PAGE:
I am a newbie to the list as well as a first year
teacher in a brand-new program (this is our first year
for elementary art in Arkansas) so I don't usually
have that much to contribute and tend to be a lurker
on the list. But I thought that I might respond to
your holiday project question since we might be in the
As a new teacher I don't want to be too disagreeable
about requests from my principals (I teach elementary
art at three schools), but I also don't want to set a
precedent regarding holiday projects. So I have
decided upon a happy medium.
So far, when approached about holiday projects I
remind everyone of my curriculum and frameworks and if
pressed, I make stand alone lessons that they can use
for display if they want to (this also allows me to
include ALL of my students in the lesson as some
students can't participate when it comes to Christian
So, for example, one school insisted on "Halloween
Masks" I didn't want to teach that lesson, so instead
we made multicultural masks and looked at African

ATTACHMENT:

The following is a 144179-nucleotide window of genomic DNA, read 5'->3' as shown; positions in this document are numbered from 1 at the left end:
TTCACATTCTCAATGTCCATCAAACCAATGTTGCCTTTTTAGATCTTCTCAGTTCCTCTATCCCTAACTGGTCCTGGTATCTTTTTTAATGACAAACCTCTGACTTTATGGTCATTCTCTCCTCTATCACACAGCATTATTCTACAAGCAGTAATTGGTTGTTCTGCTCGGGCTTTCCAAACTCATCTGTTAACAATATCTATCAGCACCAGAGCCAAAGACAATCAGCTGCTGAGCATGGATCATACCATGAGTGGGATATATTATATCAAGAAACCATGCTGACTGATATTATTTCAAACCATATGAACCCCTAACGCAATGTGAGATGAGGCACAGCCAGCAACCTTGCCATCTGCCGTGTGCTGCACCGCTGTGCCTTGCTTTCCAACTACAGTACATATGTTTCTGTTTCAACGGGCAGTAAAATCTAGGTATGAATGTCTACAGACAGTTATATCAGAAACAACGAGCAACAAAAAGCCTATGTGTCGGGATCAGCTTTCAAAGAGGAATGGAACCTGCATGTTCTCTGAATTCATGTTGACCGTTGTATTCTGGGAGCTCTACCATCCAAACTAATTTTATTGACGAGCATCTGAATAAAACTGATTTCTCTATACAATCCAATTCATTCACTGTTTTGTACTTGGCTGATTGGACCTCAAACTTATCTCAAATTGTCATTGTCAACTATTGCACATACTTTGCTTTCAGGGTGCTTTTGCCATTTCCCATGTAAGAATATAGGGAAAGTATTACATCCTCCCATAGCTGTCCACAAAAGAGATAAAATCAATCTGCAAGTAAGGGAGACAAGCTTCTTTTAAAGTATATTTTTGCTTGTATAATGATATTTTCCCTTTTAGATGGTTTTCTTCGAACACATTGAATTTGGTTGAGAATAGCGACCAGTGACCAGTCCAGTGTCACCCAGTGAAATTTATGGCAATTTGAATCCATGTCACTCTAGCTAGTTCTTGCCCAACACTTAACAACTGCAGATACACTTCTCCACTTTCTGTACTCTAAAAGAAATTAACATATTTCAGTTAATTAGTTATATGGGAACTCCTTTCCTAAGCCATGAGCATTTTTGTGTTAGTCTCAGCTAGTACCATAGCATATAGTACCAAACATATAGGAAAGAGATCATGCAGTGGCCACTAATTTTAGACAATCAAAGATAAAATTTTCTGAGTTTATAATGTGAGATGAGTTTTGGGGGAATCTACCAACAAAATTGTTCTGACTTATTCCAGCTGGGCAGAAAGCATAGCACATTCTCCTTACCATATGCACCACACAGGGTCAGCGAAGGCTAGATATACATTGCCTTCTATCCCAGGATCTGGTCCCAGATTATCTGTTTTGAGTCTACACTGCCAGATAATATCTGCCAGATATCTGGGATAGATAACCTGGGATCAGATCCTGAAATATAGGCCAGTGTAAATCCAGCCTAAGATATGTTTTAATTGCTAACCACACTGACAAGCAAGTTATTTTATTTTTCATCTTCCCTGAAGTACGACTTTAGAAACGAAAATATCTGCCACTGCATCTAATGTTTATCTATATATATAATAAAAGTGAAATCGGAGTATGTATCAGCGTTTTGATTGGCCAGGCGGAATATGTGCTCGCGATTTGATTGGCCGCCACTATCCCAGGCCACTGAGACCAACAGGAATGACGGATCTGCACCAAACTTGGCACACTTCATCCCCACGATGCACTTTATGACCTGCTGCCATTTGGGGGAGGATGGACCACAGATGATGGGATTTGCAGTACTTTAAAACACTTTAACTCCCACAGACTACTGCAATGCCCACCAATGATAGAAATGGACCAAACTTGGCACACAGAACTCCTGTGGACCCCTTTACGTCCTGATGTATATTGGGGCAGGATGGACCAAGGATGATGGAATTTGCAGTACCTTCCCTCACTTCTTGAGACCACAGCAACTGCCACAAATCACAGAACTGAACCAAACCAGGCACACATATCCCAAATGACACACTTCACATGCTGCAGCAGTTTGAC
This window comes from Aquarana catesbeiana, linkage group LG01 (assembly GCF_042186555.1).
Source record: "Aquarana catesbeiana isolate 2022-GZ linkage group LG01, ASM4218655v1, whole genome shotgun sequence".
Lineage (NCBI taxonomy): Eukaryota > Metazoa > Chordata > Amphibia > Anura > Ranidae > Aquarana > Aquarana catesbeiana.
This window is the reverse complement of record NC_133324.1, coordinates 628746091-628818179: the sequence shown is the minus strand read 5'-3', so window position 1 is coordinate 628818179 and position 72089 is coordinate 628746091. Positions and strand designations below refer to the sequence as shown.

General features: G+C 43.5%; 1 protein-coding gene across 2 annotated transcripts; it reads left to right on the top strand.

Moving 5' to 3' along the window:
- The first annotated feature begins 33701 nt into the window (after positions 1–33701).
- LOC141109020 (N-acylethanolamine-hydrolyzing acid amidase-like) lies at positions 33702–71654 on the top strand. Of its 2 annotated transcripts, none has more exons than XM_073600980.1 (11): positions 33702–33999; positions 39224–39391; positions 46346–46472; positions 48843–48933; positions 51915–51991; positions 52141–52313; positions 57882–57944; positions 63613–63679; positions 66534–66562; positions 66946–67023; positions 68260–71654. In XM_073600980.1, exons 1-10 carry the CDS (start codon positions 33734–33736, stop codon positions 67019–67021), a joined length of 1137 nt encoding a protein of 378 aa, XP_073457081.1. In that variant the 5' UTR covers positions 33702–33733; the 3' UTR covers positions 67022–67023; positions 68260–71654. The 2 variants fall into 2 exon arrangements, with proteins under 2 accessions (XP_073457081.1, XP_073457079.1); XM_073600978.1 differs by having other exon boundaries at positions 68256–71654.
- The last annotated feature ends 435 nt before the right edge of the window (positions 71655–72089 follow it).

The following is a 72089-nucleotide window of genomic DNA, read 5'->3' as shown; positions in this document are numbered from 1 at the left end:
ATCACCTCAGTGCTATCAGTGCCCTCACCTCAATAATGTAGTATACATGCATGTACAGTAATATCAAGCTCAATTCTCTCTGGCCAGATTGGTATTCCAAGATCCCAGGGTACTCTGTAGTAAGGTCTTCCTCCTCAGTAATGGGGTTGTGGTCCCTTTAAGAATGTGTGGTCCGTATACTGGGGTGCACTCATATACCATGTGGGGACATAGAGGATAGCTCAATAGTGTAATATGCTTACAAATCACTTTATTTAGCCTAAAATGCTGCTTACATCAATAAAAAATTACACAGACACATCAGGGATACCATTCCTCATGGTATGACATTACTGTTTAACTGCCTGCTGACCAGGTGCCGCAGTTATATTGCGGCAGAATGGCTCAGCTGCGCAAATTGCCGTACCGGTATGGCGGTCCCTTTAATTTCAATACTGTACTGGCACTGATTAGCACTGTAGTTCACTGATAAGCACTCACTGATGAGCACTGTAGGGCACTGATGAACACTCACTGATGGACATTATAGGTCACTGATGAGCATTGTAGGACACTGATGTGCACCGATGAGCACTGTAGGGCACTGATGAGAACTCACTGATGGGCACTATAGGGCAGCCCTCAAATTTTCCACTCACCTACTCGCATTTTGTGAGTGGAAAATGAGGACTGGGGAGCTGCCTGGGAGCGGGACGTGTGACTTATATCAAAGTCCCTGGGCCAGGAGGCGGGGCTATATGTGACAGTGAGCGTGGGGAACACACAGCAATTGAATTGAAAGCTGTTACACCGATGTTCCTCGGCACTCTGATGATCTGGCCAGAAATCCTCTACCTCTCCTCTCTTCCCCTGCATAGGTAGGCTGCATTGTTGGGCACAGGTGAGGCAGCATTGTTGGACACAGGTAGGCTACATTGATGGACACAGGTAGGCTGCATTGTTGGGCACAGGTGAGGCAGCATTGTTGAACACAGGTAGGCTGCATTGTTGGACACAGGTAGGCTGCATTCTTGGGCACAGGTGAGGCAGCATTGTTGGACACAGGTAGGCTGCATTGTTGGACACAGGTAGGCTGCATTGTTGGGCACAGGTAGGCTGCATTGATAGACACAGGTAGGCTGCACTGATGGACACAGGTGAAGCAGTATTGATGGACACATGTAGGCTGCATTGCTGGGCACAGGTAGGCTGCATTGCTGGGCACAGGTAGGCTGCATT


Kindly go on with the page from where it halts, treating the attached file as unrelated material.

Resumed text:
masks, Mexican sun masks, chinese dragon masks, etc.
and the kids were able to choose from pre-selected
options for which I provided the templates.
For Christmas one of my schools insisted on a backdrop
for the "holiday concert' and so we are making a giant
paper mural made of bulletin board paper that I taped
together and each class that works on the project
first gets a twenty minute lesson about Diego Rivera.
Another school insisted on "christmas ornaments" for a
community project where the theme is the 1940's. So,
being passive agressive I read my students "Sadako and
the Thousand Paper Cranes" and they are making paper
cranes for a "peace tree" instead of a "Christmas
You will probably have to decide for yourself how you
want to handle holidays, but this has been my personal
Chris Massingill in Central Arkansas
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